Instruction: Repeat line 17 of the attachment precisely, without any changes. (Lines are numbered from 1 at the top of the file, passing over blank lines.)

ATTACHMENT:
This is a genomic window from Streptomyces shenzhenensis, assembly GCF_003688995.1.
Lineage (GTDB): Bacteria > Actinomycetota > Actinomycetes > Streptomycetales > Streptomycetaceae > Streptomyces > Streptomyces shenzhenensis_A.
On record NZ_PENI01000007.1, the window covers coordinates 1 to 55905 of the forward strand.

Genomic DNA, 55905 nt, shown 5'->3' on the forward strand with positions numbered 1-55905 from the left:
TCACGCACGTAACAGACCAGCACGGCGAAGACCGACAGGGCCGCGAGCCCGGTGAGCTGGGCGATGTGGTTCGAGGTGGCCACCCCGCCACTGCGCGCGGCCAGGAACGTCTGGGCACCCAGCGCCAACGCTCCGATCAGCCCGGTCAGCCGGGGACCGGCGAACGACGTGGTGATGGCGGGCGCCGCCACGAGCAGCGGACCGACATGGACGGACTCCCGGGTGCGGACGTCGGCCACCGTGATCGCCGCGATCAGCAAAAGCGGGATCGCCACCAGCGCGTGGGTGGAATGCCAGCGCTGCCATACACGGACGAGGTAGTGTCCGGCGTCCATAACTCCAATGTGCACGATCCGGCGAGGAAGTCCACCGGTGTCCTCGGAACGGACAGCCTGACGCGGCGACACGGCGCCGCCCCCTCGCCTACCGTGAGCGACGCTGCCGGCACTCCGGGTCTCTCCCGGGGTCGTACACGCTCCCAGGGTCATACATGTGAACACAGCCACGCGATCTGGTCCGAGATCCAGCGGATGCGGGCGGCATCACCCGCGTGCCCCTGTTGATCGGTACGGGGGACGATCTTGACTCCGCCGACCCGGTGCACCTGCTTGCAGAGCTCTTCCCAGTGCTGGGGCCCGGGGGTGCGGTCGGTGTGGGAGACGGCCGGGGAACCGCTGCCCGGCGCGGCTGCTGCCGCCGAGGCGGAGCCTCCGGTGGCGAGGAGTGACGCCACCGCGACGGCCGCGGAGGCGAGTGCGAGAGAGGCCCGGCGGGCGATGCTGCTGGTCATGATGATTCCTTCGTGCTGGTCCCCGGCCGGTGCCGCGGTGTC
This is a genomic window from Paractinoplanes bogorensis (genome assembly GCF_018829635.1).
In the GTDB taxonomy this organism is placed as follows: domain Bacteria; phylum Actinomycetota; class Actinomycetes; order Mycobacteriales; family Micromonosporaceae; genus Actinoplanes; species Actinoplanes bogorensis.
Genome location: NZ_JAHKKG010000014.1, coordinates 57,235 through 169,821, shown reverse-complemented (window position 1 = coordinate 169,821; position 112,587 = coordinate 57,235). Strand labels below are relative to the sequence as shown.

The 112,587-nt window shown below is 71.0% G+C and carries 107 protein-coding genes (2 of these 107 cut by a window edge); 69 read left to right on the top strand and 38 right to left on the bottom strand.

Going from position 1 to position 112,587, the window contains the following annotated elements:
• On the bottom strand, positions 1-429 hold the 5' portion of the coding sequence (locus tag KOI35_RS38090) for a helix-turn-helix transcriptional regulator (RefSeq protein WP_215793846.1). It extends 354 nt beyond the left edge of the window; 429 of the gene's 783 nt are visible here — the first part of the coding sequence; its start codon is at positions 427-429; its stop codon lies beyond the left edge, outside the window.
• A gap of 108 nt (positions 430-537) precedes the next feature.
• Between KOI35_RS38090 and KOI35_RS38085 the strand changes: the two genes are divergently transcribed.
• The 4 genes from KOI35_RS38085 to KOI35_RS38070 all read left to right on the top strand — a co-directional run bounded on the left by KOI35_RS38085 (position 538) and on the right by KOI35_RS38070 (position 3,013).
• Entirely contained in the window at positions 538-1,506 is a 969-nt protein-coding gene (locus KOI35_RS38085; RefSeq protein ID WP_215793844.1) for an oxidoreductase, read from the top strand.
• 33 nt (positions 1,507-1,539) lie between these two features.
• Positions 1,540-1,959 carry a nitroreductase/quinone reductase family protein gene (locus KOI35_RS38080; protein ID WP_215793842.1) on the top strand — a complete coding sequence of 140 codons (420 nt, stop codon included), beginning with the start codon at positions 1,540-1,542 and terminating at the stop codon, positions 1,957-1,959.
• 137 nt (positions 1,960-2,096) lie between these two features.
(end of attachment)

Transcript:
• Positions 1,540-1,959 carry a nitroreductase/quinone reductase family protein gene (locus KOI35_RS38080; protein ID WP_215793842.1) on the top strand — a complete coding sequence of 140 codons (420 nt, stop codon included), beginning with the start codon at positions 1,540-1,542 and terminating at the stop codon, positions 1,957-1,959.